The #Encrochat Hack is "Massive Surveillance" contrary to any EU rules on privacy & data protection
PRIVACY IS PRICELESS
Britain’s Investigatory Powers Tribunal is set to deliver a final ruling later this year in response to various challenges over the legality of the hack, which could mean dozens of EncroChat convictions, like that of Sinclair and Fontaine, could be quashed.
A Belgium-based NGO, Fair Trials, has called for a moratorium on EncroChat prosecutions and wants a European parliamentary inquiry into the use of Pegasus, the Israeli-made spyware, to be extended to include EncroChat.
Laure Baudrihaye-Gérard, legal director (Europe) of Fair Trials, said the EncroChat hack was a massive fishing expedition by the French police and she told The Epoch Times: “This was just a massive trawl. Mass police surveillance which was contrary to any form of EU rules on privacy and data protection.”
Some time in March 2020 French police, using malware in the form of a software update, managed to hack into EncroChat’s network which was hosted on a server in the town of Roubaix in northern France, and infiltrated tens of thousands of encrypted messages between individuals who used EncroChat phones.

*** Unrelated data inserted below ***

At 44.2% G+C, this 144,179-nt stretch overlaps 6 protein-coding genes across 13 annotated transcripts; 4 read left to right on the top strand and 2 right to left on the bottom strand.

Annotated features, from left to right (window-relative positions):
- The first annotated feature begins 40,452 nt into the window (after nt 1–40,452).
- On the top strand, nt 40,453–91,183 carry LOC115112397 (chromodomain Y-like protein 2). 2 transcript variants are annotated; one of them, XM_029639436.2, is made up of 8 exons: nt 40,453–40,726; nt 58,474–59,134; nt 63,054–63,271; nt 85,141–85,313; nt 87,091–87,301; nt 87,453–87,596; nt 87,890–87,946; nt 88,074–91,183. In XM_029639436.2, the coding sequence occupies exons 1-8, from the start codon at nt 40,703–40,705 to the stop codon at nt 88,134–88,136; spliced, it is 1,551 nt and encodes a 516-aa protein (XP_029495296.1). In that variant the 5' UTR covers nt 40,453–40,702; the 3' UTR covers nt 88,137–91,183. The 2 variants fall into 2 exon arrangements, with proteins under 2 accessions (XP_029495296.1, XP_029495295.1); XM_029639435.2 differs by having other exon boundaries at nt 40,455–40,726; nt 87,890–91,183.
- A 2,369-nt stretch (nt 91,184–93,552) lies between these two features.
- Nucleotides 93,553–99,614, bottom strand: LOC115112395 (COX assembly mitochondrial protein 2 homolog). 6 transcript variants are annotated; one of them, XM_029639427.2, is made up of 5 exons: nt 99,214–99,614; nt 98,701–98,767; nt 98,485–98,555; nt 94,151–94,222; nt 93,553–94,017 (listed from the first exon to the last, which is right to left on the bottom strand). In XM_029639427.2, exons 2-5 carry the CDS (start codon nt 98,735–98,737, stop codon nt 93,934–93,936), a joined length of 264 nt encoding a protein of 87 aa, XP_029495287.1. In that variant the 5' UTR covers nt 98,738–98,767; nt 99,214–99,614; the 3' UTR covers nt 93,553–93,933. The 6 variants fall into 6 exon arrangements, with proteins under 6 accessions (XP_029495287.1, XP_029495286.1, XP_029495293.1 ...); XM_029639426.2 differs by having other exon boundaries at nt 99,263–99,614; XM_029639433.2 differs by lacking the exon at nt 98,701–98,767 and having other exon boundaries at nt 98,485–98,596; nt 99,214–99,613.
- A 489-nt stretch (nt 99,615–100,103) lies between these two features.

In June 2020 EncroChat cottoned on to the fact its server had been compromised and sent a message to all users warning them to stop using their phones and dispose of them immediately.
But French police were already sharing the information they had harvested with law enforcement agencies across Europe via Europol.
National security journalist Duncan Campbell told a Fair Trials webinar in March 2021 the British police could have used the data simply as intelligence, like they would have done for phone tapping evidence, but they clearly felt like “Christmas had come early” and decided to get around the Investigatory Powers Act so they could use it in prosecutions.
Britain’s National Crime Agency took the data it had been given by Europol and immediately launched Operation Venetic, passing information to local forces which swooped on suspects all over the country.
Computer Weekly reported that Campbell gave evidence as an expert witness at the trial of Fontaine and Sinclair and said: “None of us in the field have ever seen a case where there is no possibility of checking original data. And that is creating a problem for everyone. You have the real-world data but also have data that has emerged from behind a wall of complete secrecy. The situation is unprecedented.”